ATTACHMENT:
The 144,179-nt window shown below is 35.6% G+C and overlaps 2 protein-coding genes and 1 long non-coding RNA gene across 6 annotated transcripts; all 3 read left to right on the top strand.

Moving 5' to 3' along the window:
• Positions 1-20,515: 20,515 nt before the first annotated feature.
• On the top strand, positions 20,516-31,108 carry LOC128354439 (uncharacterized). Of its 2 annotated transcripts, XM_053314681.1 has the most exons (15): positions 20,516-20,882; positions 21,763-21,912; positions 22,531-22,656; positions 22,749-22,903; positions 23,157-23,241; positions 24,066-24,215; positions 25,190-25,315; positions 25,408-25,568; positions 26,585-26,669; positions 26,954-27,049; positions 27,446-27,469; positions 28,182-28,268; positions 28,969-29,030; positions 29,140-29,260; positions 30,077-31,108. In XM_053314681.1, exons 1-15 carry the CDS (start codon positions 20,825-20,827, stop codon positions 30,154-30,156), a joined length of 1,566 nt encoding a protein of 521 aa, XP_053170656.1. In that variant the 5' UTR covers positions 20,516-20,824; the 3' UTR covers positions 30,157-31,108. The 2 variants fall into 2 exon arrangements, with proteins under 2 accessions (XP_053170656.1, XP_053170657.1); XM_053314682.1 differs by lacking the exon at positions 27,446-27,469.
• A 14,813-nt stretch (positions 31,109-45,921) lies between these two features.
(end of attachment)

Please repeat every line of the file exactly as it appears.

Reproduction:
The 144,179-nt window shown below is 35.6% G+C and overlaps 2 protein-coding genes and 1 long non-coding RNA gene across 6 annotated transcripts; all 3 read left to right on the top strand.

Moving 5' to 3' along the window:
• Positions 1-20,515: 20,515 nt before the first annotated feature.
• On the top strand, positions 20,516-31,108 carry LOC128354439 (uncharacterized). Of its 2 annotated transcripts, XM_053314681.1 has the most exons (15): positions 20,516-20,882; positions 21,763-21,912; positions 22,531-22,656; positions 22,749-22,903; positions 23,157-23,241; positions 24,066-24,215; positions 25,190-25,315; positions 25,408-25,568; positions 26,585-26,669; positions 26,954-27,049; positions 27,446-27,469; positions 28,182-28,268; positions 28,969-29,030; positions 29,140-29,260; positions 30,077-31,108. In XM_053314681.1, exons 1-15 carry the CDS (start codon positions 20,825-20,827, stop codon positions 30,154-30,156), a joined length of 1,566 nt encoding a protein of 521 aa, XP_053170656.1. In that variant the 5' UTR covers positions 20,516-20,824; the 3' UTR covers positions 30,157-31,108. The 2 variants fall into 2 exon arrangements, with proteins under 2 accessions (XP_053170656.1, XP_053170657.1); XM_053314682.1 differs by lacking the exon at positions 27,446-27,469.
• A 14,813-nt stretch (positions 31,109-45,921) lies between these two features.